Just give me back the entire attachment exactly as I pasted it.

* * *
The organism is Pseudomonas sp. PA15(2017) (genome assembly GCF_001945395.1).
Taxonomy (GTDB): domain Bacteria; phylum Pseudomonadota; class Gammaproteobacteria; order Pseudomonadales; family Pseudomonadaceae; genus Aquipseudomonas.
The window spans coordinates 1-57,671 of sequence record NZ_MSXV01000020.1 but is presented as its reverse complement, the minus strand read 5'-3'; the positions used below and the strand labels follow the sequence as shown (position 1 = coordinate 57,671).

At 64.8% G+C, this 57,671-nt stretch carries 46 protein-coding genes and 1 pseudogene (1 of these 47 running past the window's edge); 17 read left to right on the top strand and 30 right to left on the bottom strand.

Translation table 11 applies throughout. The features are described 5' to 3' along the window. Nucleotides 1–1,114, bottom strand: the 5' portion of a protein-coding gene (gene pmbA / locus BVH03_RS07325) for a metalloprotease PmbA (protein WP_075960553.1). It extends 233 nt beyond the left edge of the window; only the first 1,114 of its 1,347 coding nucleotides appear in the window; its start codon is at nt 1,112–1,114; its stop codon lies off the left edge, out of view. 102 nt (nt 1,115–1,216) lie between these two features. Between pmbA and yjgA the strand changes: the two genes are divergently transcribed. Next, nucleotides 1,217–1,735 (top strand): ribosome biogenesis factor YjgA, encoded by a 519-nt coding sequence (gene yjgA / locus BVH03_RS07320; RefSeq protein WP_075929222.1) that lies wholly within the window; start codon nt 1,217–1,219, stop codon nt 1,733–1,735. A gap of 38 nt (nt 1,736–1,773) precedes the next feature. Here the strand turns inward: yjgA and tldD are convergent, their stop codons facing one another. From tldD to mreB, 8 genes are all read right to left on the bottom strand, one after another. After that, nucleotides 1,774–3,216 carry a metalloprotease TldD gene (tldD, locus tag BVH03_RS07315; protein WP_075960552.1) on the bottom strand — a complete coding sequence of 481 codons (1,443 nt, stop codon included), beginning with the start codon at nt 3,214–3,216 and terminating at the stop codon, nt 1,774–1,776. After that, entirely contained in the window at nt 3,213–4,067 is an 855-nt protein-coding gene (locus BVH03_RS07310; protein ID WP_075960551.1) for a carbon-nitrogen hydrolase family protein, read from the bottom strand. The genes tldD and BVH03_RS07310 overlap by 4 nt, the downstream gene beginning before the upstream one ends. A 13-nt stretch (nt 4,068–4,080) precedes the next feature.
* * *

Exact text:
The organism is Pseudomonas sp. PA15(2017) (genome assembly GCF_001945395.1).
Taxonomy (GTDB): domain Bacteria; phylum Pseudomonadota; class Gammaproteobacteria; order Pseudomonadales; family Pseudomonadaceae; genus Aquipseudomonas.
The window spans coordinates 1-57,671 of sequence record NZ_MSXV01000020.1 but is presented as its reverse complement, the minus strand read 5'-3'; the positions used below and the strand labels follow the sequence as shown (position 1 = coordinate 57,671).

At 64.8% G+C, this 57,671-nt stretch carries 46 protein-coding genes and 1 pseudogene (1 of these 47 running past the window's edge); 17 read left to right on the top strand and 30 right to left on the bottom strand.

Translation table 11 applies throughout. The features are described 5' to 3' along the window. Nucleotides 1–1,114, bottom strand: the 5' portion of a protein-coding gene (gene pmbA / locus BVH03_RS07325) for a metalloprotease PmbA (protein WP_075960553.1). It extends 233 nt beyond the left edge of the window; only the first 1,114 of its 1,347 coding nucleotides appear in the window; its start codon is at nt 1,112–1,114; its stop codon lies off the left edge, out of view. 102 nt (nt 1,115–1,216) lie between these two features. Between pmbA and yjgA the strand changes: the two genes are divergently transcribed. Next, nucleotides 1,217–1,735 (top strand): ribosome biogenesis factor YjgA, encoded by a 519-nt coding sequence (gene yjgA / locus BVH03_RS07320; RefSeq protein WP_075929222.1) that lies wholly within the window; start codon nt 1,217–1,219, stop codon nt 1,733–1,735. A gap of 38 nt (nt 1,736–1,773) precedes the next feature. Here the strand turns inward: yjgA and tldD are convergent, their stop codons facing one another. From tldD to mreB, 8 genes are all read right to left on the bottom strand, one after another. After that, nucleotides 1,774–3,216 carry a metalloprotease TldD gene (tldD, locus tag BVH03_RS07315; protein WP_075960552.1) on the bottom strand — a complete coding sequence of 481 codons (1,443 nt, stop codon included), beginning with the start codon at nt 3,214–3,216 and terminating at the stop codon, nt 1,774–1,776. After that, entirely contained in the window at nt 3,213–4,067 is an 855-nt protein-coding gene (locus BVH03_RS07310; protein ID WP_075960551.1) for a carbon-nitrogen hydrolase family protein, read from the bottom strand. The genes tldD and BVH03_RS07310 overlap by 4 nt, the downstream gene beginning before the upstream one ends. A 13-nt stretch (nt 4,068–4,080) precedes the next feature.